Fitness benefits of coalitionary aggression in male chimpanzees
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Coalitionary aggression occurs when at least two individuals jointly direct aggression at one or more conspecific targets. Scientists have long argued that this common form of cooperation has positive fitness consequences. Nevertheless, despite evidence that social bond strength (which is thought to promote coalition formation) is correlated with fitness in primates, cetaceans, and ungulates, few studies have directly examined whether coalitionary aggression improves reproductive success. We tested the hypothesis that among free-ranging chimpanzees (Pan troglodytes schweinfurthii), participation in coalitionary aggression increases reproductive output. Using 14 years of genetic and behavioral data from Gombe National Park, Tanzania, we found that coalitionary aggression increased a male’s chances of (A) siring offspring, compared to other males of similar dominance rank, and (B) ascending in rank, a correlate of future reproductive output. Because male chimpanzees form coalitions with many others within a complex network, we used social network analysis to identify the types of connections correlated with these fitness benefits. The beneficiaries of coalitionary aggression were males with the highest “betweenness”—that is, those who tended to have coalition partners who themselves did not form coalitions with each other. This suggests that beyond simply recognizing third-party relationships, chimpanzees may use this knowledge to choose coalition partners. If so, this is a significant step forward in our knowledge of the adaptive value of social intelligence. Regardless of mechanism, however, this is the first evidence of genetic benefits of coalitionary aggression in this species, and therefore has important implications for understanding the evolution of cooperation.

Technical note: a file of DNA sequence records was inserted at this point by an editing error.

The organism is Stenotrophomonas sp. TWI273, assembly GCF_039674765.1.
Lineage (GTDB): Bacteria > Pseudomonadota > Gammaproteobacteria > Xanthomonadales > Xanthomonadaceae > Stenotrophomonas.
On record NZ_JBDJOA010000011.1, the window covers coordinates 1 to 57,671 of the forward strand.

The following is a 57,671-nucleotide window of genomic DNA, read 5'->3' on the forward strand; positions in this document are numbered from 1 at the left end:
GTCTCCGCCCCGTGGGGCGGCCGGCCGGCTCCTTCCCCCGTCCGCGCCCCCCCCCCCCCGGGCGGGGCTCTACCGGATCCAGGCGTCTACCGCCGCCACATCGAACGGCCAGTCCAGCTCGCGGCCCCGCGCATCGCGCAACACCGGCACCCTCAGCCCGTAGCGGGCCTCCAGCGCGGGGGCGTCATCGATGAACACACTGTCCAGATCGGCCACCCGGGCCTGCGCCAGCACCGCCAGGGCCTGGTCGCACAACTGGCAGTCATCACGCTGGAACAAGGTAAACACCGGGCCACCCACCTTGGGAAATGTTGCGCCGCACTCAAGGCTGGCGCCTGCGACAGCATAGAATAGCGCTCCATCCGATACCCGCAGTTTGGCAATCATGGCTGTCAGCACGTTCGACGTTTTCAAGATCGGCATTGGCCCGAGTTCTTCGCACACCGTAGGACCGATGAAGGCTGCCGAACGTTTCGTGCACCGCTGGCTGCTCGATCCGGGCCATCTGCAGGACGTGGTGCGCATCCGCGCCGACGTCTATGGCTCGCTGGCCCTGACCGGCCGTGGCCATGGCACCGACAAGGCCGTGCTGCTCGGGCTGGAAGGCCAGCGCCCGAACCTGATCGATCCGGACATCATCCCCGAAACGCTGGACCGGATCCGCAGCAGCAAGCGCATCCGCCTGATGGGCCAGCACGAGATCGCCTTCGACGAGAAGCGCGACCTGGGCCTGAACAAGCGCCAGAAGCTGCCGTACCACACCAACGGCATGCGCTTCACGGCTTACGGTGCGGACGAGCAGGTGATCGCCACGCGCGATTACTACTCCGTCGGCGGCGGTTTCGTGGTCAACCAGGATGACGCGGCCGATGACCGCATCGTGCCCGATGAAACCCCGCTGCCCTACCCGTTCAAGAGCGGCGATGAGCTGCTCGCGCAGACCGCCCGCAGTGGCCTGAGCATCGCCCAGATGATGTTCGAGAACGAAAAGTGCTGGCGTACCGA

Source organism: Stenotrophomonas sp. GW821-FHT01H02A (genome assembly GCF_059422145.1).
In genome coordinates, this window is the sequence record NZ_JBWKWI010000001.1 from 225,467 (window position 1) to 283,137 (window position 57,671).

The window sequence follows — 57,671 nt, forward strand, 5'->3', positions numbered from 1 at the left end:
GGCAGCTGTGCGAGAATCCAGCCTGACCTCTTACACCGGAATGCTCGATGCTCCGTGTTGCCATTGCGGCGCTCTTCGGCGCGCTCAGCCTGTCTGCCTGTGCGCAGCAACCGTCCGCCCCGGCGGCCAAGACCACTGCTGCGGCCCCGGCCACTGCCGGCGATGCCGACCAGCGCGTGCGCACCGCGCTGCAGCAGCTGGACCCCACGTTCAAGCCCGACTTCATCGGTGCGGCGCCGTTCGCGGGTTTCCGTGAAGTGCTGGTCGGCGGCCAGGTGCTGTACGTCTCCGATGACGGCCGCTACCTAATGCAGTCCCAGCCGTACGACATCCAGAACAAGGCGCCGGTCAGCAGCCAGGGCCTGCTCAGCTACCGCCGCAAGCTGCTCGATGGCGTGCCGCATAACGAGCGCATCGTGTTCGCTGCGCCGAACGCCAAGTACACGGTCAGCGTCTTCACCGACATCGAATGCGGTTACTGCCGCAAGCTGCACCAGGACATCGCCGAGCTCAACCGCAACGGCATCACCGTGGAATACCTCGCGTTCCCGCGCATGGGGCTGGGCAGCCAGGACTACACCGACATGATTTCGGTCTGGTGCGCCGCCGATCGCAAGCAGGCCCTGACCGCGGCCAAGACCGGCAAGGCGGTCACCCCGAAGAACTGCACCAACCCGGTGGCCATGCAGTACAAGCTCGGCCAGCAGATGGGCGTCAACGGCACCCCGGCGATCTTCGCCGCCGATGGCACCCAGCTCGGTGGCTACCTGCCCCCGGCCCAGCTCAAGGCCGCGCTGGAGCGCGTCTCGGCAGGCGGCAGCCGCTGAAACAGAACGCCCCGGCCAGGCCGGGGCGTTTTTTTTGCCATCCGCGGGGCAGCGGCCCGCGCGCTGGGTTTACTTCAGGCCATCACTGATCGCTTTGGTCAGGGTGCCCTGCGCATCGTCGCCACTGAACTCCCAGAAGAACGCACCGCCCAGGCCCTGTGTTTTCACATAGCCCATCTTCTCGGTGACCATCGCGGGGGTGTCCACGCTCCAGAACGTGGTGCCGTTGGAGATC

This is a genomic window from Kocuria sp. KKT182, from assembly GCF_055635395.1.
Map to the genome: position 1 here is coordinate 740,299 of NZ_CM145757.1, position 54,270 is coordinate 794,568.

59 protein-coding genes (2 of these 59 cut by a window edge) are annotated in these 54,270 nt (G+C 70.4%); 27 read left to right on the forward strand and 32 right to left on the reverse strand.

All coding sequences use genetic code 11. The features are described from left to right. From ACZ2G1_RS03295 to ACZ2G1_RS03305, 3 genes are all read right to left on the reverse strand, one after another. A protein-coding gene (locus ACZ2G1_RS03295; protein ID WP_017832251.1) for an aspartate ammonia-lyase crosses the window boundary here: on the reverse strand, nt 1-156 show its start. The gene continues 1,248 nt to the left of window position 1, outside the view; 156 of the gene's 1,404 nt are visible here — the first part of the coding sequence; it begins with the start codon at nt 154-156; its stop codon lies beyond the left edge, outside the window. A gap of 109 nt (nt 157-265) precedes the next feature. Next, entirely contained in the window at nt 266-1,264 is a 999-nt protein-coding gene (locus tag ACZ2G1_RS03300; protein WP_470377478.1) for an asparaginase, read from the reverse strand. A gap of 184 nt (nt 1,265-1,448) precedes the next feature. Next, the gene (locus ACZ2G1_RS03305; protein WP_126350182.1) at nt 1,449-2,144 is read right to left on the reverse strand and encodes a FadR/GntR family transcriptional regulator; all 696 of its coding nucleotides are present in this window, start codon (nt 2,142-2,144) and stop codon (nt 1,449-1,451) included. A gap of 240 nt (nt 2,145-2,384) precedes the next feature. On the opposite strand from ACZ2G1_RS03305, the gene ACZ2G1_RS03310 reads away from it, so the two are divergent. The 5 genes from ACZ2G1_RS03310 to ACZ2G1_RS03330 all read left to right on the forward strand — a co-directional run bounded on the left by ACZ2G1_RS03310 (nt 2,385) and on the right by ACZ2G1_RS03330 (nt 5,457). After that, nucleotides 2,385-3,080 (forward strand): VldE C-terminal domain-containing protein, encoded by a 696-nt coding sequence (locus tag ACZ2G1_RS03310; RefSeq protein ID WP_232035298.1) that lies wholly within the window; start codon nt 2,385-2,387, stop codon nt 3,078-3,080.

KeywordsCoalition Chimpanzee Social network analysis Cooperation Paternity Dominance rank Social bonds
Data collection was funded by the Jane Goodall Institute. Digitization and analysis of behavioral data were supported by grants from the National Science Foundation (DBS-9021946, SBR-9319909, BCS-0452315, LTREB-1052693), the University of Minnesota, the Harris Steel Group, the Windibrow Foundation, the Jane Goodall Institute, the Carnegie Corporation, Minnesota Base Camp and Duke University. Genetic analyses were supported by grants from the National Institutes of Health (R01 AI50529, R01 AI58715, P30 AI 27767). We thank TANAPA, TAWIRI, and COSTECH for permission to work in Gombe National Park, the Gombe Stream Research Center staff for maintaining data collection, and Richard Wrangham, Michael Platt, Daniel Schmitt, Julie Horvath, David Watts, and two anonymous reviewers for comments on earlier versions of this manuscript.
This research complies with the current laws of Tanzania.
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